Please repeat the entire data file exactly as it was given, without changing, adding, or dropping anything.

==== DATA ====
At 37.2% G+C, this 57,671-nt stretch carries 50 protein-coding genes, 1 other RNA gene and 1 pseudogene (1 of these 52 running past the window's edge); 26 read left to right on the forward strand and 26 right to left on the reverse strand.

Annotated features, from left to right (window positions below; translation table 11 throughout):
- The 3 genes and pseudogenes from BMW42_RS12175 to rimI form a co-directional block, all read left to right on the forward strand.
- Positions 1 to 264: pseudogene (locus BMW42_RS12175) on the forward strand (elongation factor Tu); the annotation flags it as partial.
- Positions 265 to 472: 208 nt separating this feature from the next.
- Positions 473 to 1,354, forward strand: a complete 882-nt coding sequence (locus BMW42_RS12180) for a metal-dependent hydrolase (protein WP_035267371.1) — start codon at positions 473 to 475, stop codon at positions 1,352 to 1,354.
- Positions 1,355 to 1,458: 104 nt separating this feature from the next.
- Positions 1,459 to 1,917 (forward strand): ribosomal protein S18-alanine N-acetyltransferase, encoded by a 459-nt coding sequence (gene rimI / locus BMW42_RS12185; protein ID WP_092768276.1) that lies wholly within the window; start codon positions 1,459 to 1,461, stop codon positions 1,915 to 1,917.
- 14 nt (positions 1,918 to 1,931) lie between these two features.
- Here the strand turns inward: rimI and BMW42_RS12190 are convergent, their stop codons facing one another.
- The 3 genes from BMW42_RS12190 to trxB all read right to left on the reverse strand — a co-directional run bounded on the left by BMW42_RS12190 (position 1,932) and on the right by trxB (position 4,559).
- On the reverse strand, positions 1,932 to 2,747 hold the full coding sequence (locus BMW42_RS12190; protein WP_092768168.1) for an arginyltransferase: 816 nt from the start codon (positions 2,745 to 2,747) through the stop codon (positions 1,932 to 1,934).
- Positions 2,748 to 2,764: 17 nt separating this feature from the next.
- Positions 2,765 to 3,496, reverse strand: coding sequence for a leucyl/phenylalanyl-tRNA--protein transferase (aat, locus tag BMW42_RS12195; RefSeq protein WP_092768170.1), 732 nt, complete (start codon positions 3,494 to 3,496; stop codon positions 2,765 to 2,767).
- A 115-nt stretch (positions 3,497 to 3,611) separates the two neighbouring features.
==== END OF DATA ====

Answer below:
At 37.2% G+C, this 57,671-nt stretch carries 50 protein-coding genes, 1 other RNA gene and 1 pseudogene (1 of these 52 running past the window's edge); 26 read left to right on the forward strand and 26 right to left on the reverse strand.

Annotated features, from left to right (window positions below; translation table 11 throughout):
- The 3 genes and pseudogenes from BMW42_RS12175 to rimI form a co-directional block, all read left to right on the forward strand.
- Positions 1 to 264: pseudogene (locus BMW42_RS12175) on the forward strand (elongation factor Tu); the annotation flags it as partial.
- Positions 265 to 472: 208 nt separating this feature from the next.
- Positions 473 to 1,354, forward strand: a complete 882-nt coding sequence (locus BMW42_RS12180) for a metal-dependent hydrolase (protein WP_035267371.1) — start codon at positions 473 to 475, stop codon at positions 1,352 to 1,354.
- Positions 1,355 to 1,458: 104 nt separating this feature from the next.
- Positions 1,459 to 1,917 (forward strand): ribosomal protein S18-alanine N-acetyltransferase, encoded by a 459-nt coding sequence (gene rimI / locus BMW42_RS12185; protein ID WP_092768276.1) that lies wholly within the window; start codon positions 1,459 to 1,461, stop codon positions 1,915 to 1,917.
- 14 nt (positions 1,918 to 1,931) lie between these two features.
- Here the strand turns inward: rimI and BMW42_RS12190 are convergent, their stop codons facing one another.
- The 3 genes from BMW42_RS12190 to trxB all read right to left on the reverse strand — a co-directional run bounded on the left by BMW42_RS12190 (position 1,932) and on the right by trxB (position 4,559).
- On the reverse strand, positions 1,932 to 2,747 hold the full coding sequence (locus BMW42_RS12190; protein WP_092768168.1) for an arginyltransferase: 816 nt from the start codon (positions 2,745 to 2,747) through the stop codon (positions 1,932 to 1,934).
- Positions 2,748 to 2,764: 17 nt separating this feature from the next.
- Positions 2,765 to 3,496, reverse strand: coding sequence for a leucyl/phenylalanyl-tRNA--protein transferase (aat, locus tag BMW42_RS12195; RefSeq protein WP_092768170.1), 732 nt, complete (start codon positions 3,494 to 3,496; stop codon positions 2,765 to 2,767).
- A 115-nt stretch (positions 3,497 to 3,611) separates the two neighbouring features.